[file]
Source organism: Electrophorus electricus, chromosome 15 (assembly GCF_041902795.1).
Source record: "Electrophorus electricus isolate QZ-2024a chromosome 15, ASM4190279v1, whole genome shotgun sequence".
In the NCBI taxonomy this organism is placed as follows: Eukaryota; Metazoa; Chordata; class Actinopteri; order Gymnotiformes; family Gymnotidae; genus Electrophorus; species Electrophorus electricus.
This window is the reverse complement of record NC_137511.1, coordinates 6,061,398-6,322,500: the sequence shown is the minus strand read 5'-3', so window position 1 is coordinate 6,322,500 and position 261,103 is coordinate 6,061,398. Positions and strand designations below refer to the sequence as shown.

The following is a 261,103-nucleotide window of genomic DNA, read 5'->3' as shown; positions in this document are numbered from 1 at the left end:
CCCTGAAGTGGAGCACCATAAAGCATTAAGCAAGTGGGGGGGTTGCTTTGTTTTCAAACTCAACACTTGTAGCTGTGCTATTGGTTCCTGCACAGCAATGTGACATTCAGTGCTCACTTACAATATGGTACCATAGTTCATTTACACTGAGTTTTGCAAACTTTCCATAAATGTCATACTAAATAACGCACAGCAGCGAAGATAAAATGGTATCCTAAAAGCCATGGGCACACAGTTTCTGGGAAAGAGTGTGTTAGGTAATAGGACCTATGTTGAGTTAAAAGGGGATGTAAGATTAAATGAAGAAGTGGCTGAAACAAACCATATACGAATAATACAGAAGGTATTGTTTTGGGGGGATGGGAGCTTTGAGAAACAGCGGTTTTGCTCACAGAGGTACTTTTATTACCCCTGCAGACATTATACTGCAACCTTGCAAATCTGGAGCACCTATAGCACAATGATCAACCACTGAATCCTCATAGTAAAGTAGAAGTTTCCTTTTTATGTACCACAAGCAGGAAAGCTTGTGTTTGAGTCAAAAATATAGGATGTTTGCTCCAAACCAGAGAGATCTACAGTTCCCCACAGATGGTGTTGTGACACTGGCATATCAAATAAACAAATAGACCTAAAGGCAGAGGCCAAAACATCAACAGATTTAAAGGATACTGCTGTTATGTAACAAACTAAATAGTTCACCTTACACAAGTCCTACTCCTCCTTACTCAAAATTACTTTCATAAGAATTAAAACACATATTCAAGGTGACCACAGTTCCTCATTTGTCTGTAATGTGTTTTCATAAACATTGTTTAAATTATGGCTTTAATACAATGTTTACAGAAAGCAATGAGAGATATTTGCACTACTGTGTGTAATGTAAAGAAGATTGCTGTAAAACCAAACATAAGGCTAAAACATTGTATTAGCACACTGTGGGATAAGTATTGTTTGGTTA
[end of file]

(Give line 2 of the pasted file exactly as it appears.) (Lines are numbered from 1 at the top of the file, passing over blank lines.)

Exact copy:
Source record: "Electrophorus electricus isolate QZ-2024a chromosome 15, ASM4190279v1, whole genome shotgun sequence".